“This is not acceptable,” said Johan Linander of the Centre party, vice chairman of the committee on justice (Justitieutskottet).
“But there is an investigation into some that have been identified as collectors and until we have a guilty or not guilty verdict we can't say if current legislation is too loose.”
The committee voted on three motions on Thursday, proposing to ban the taxation from Eritrea.
“We are wiling to take measures if current legislation can't put a stop to this," Linander told TT.
Currently all exiled Eritreans are expected to pay two percent of their annual income to the country.
In November several Eritreans living in Sweden filed a report with the police saying the practice amounts to tax collection using extortion and the International Public Prosecution Office (Internationella Åklagarkammaren) in Stockholm is currently looking to open a preliminary investigation.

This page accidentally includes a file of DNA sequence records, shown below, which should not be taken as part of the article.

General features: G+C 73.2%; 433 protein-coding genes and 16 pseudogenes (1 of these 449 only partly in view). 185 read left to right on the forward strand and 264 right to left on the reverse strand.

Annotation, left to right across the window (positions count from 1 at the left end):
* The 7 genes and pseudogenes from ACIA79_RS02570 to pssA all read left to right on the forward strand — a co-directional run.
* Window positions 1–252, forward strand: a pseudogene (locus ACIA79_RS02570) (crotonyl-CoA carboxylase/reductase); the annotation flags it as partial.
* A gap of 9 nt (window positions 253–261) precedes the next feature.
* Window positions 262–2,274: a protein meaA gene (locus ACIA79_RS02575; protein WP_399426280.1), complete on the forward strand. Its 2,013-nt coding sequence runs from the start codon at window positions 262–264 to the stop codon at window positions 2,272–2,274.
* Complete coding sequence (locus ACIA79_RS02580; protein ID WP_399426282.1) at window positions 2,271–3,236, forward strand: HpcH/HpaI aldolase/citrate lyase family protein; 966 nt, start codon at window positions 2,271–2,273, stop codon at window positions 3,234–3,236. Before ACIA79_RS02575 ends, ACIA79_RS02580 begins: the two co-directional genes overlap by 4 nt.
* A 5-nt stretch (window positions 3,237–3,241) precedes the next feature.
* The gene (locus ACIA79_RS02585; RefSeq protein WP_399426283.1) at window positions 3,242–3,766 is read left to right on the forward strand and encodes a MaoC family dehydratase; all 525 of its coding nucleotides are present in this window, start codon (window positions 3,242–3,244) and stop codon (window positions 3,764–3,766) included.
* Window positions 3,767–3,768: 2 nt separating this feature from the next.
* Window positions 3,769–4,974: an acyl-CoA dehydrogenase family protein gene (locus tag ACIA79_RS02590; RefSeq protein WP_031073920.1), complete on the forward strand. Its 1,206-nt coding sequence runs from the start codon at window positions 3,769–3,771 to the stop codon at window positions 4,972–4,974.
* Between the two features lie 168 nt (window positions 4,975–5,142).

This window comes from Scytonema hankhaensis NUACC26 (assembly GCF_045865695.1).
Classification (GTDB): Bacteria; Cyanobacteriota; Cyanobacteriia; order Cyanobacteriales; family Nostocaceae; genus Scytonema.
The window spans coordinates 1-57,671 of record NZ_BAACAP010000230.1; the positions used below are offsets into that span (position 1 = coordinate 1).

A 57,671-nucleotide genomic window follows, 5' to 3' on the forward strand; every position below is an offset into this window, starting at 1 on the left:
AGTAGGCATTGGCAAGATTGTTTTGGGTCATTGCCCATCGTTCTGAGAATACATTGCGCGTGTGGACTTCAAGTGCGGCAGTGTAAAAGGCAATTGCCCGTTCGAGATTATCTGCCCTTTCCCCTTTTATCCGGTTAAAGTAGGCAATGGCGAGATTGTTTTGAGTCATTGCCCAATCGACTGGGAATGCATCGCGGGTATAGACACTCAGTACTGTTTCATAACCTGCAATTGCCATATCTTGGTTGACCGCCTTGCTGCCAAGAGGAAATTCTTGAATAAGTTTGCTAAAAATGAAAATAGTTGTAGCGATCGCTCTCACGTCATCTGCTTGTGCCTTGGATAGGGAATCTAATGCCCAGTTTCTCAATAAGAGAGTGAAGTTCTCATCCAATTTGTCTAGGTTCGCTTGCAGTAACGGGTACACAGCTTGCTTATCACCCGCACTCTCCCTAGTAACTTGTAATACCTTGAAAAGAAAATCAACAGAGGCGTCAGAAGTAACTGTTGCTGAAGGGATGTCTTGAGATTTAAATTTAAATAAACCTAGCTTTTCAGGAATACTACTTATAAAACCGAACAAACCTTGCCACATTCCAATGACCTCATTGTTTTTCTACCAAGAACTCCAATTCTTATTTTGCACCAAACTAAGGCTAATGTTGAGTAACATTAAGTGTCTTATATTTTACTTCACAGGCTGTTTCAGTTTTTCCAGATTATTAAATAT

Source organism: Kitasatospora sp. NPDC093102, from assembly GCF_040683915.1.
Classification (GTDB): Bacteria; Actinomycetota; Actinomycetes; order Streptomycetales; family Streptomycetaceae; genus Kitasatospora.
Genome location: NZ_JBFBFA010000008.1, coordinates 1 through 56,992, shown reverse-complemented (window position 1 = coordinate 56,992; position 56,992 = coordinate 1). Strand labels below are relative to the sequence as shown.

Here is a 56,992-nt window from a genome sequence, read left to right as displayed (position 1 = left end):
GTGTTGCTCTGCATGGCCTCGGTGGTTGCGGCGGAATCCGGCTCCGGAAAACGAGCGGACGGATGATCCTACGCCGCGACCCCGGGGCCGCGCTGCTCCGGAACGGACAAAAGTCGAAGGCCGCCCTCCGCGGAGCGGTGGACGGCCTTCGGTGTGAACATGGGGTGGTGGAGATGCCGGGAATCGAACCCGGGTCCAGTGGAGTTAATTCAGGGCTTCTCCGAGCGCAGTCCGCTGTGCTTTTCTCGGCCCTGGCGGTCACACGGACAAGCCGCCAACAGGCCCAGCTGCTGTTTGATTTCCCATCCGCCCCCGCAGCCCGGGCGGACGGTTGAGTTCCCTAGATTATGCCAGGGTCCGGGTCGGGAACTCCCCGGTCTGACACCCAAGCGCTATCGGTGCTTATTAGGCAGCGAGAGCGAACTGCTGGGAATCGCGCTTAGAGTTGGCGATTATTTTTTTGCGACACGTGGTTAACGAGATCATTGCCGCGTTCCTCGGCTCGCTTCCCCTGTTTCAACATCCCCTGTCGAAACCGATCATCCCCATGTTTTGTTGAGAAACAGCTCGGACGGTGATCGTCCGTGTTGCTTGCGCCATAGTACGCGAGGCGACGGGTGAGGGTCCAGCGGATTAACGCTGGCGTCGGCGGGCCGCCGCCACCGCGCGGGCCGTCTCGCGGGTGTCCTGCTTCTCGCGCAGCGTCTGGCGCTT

Critics of the regime in Eritrea have voiced the opinion that stopping the tax may be a way to put pressure on Eritrea to release the Swedish-Eritrean journalist Dawit Isaak, jailed for unknown crimes without a trial for the last ten years.
The taxes have been described in a UN report as the largest source of income for the dictatorship.
According to Eritrea, the tax is completely voluntary.